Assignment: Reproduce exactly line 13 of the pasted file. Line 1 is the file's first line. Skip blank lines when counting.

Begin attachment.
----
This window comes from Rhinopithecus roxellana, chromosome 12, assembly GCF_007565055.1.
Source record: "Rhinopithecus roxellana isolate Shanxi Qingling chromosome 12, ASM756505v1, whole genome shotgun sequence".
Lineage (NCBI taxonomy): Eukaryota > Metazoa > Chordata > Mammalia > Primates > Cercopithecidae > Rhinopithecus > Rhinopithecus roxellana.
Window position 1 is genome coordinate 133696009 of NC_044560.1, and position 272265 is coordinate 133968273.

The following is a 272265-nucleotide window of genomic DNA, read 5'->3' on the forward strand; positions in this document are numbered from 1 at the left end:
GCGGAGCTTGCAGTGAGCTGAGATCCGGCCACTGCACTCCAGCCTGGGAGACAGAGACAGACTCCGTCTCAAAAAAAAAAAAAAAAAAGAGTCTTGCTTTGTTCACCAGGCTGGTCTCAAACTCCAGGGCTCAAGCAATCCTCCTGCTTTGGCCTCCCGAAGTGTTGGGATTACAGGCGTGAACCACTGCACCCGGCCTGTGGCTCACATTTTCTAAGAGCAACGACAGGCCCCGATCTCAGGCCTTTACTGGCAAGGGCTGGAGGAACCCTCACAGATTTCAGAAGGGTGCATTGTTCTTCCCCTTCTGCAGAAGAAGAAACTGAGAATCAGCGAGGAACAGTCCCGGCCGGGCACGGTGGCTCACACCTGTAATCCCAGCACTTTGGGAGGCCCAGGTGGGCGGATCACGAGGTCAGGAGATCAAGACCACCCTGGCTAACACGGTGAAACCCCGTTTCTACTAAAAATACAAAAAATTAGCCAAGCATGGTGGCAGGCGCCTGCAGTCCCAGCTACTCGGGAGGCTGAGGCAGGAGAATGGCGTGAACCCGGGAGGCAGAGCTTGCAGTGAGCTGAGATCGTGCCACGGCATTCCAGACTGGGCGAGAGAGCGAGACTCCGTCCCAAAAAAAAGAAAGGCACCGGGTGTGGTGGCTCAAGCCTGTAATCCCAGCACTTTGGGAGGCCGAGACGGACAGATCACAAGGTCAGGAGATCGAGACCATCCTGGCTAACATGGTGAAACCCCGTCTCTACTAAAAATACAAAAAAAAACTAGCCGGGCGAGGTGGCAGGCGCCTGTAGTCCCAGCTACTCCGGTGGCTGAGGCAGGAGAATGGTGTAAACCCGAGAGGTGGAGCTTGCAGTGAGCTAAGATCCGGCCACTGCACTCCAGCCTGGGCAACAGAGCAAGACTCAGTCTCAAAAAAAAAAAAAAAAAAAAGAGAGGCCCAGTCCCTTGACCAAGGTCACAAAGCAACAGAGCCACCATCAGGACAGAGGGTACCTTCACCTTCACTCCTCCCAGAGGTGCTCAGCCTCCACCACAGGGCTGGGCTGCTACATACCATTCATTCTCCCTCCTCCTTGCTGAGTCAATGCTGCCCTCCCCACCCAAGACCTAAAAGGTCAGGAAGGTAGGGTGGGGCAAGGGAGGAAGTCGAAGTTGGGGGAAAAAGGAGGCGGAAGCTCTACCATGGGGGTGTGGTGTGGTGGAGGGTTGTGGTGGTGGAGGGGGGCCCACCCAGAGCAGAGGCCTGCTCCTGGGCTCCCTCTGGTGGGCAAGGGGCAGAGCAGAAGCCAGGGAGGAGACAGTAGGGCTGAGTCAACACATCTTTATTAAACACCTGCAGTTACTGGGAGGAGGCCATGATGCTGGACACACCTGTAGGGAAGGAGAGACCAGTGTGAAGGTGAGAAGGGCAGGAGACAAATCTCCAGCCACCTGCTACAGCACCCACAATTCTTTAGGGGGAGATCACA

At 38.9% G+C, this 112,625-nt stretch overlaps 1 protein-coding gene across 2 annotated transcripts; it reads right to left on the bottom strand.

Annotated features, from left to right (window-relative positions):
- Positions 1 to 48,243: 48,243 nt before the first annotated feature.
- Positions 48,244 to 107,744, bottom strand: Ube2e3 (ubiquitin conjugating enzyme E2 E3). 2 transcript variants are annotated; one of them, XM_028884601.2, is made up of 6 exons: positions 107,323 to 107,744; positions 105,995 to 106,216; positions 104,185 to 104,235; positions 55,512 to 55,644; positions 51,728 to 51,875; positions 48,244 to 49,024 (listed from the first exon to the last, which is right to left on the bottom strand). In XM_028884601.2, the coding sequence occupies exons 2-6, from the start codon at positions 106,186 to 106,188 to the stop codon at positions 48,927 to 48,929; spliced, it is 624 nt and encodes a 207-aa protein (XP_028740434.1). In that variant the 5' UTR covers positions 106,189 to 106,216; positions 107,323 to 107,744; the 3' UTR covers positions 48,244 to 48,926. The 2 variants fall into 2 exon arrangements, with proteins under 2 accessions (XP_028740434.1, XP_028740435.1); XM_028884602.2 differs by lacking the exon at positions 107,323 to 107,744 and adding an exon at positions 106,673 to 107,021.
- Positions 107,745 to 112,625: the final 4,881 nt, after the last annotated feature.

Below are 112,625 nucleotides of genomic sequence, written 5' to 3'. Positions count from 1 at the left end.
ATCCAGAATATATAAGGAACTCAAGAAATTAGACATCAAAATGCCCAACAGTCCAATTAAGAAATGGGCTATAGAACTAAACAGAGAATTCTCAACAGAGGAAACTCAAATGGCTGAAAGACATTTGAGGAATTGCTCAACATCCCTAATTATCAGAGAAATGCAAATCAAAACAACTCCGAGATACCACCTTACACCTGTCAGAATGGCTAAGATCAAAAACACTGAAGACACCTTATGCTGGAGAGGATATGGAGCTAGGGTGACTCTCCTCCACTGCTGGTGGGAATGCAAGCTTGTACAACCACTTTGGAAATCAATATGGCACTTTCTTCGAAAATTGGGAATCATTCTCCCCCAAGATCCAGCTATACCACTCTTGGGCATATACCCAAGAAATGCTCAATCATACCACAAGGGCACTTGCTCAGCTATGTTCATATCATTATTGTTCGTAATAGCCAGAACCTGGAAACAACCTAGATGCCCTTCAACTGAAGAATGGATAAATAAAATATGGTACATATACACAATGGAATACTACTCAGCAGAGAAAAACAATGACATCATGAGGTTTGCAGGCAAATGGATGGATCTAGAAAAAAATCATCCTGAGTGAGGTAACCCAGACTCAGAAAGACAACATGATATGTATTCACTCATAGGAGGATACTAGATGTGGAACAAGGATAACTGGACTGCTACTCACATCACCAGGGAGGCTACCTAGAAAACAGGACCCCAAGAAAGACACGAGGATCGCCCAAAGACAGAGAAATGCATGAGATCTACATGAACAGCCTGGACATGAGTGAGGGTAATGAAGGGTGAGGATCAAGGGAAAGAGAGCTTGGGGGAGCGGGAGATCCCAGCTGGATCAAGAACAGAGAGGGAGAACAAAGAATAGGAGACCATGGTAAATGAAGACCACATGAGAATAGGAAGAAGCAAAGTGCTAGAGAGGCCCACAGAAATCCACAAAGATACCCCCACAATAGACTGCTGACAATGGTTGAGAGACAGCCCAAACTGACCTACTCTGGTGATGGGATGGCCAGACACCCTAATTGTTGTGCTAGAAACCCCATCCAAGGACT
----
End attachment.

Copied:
ATCCAGAATATATAAGGAACTCAAGAAATTAGACATCAAAATGCCCAACAGTCCAATTAAGAAATGGGCTATAGAACTAAACAGAGAATTCTCAACAGAGGAAACTCAAATGGCTGAAAGACATTTGAGGAATTGCTCAACATCCCTAATTATCAGAGAAATGCAAATCAAAACAACTCCGAGATACCACCTTACACCTGTCAGAATGGCTAAGATCAAAAACACTGAAGACACCTTATGCTGGAGAGGATATGGAGCTAGGGTGACTCTCCTCCACTGCTGGTGGGAATGCAAGCTTGTACAACCACTTTGGAAATCAATATGGCACTTTCTTCGAAAATTGGGAATCATTCTCCCCCAAGATCCAGCTATACCACTCTTGGGCATATACCCAAGAAATGCTCAATCATACCACAAGGGCACTTGCTCAGCTATGTTCATATCATTATTGTTCGTAATAGCCAGAACCTGGAAACAACCTAGATGCCCTTCAACTGAAGAATGGATAAATAAAATATGGTACATATACACAATGGAATACTACTCAGCAGAGAAAAACAATGACATCATGAGGTTTGCAGGCAAATGGATGGATCTAGAAAAAAATCATCCTGAGTGAGGTAACCCAGACTCAGAAAGACAACATGATATGTATTCACTCATAGGAGGATACTAGATGTGGAACAAGGATAACTGGACTGCTACTCACATCACCAGGGAGGCTACCTAGAAAACAGGACCCCAAGAAAGACACGAGGATCGCCCAAAGACAGAGAAATGCATGAGATCTACATGAACAGCCTGGACATGAGTGAGGGTAATGAAGGGTGAGGATCAAGGGAAAGAGAGCTTGGGGGAGCGGGAGATCCCAGCTGGATCAAGAACAGAGAGGGAGAACAAAGAATAGGAGACCATGGTAAATGAAGACCACATGAGAATAGGAAGAAGCAAAGTGCTAGAGAGGCCCACAGAAATCCACAAAGATACCCCCACAATAGACTGCTGACAATGGTTGAGAGACAGCCCAAACTGACCTACTCTGGTGATGGGATGGCCAGACACCCTAATTGTTGTGCTAGAAACCCCATCCAAGGACT